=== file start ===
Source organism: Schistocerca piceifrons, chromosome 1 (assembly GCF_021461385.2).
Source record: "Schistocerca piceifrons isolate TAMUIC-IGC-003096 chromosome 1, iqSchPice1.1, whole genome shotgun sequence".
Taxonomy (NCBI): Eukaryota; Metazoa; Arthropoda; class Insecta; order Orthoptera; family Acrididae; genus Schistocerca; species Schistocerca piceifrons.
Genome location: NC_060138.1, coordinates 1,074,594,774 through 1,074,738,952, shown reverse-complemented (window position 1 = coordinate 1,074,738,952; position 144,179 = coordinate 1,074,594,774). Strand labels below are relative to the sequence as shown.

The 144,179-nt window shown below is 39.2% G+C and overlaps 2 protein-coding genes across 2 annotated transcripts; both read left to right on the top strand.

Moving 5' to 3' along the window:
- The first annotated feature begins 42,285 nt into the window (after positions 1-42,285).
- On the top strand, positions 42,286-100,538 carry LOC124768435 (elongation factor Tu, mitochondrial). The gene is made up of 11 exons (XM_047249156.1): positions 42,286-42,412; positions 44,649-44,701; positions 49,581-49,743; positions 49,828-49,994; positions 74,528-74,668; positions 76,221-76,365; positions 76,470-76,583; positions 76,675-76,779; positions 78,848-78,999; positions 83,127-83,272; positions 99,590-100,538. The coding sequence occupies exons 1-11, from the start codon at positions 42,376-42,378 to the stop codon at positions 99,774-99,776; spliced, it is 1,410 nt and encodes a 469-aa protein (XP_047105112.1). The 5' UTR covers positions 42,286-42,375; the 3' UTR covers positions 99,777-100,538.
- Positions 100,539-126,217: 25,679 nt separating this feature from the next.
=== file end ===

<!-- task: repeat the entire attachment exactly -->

Source organism: Schistocerca piceifrons, chromosome 1 (assembly GCF_021461385.2).
Source record: "Schistocerca piceifrons isolate TAMUIC-IGC-003096 chromosome 1, iqSchPice1.1, whole genome shotgun sequence".
Taxonomy (NCBI): Eukaryota; Metazoa; Arthropoda; class Insecta; order Orthoptera; family Acrididae; genus Schistocerca; species Schistocerca piceifrons.
Genome location: NC_060138.1, coordinates 1,074,594,774 through 1,074,738,952, shown reverse-complemented (window position 1 = coordinate 1,074,738,952; position 144,179 = coordinate 1,074,594,774). Strand labels below are relative to the sequence as shown.

The 144,179-nt window shown below is 39.2% G+C and overlaps 2 protein-coding genes across 2 annotated transcripts; both read left to right on the top strand.

Moving 5' to 3' along the window:
- The first annotated feature begins 42,285 nt into the window (after positions 1-42,285).
- On the top strand, positions 42,286-100,538 carry LOC124768435 (elongation factor Tu, mitochondrial). The gene is made up of 11 exons (XM_047249156.1): positions 42,286-42,412; positions 44,649-44,701; positions 49,581-49,743; positions 49,828-49,994; positions 74,528-74,668; positions 76,221-76,365; positions 76,470-76,583; positions 76,675-76,779; positions 78,848-78,999; positions 83,127-83,272; positions 99,590-100,538. The coding sequence occupies exons 1-11, from the start codon at positions 42,376-42,378 to the stop codon at positions 99,774-99,776; spliced, it is 1,410 nt and encodes a 469-aa protein (XP_047105112.1). The 5' UTR covers positions 42,286-42,375; the 3' UTR covers positions 99,777-100,538.
- Positions 100,539-126,217: 25,679 nt separating this feature from the next.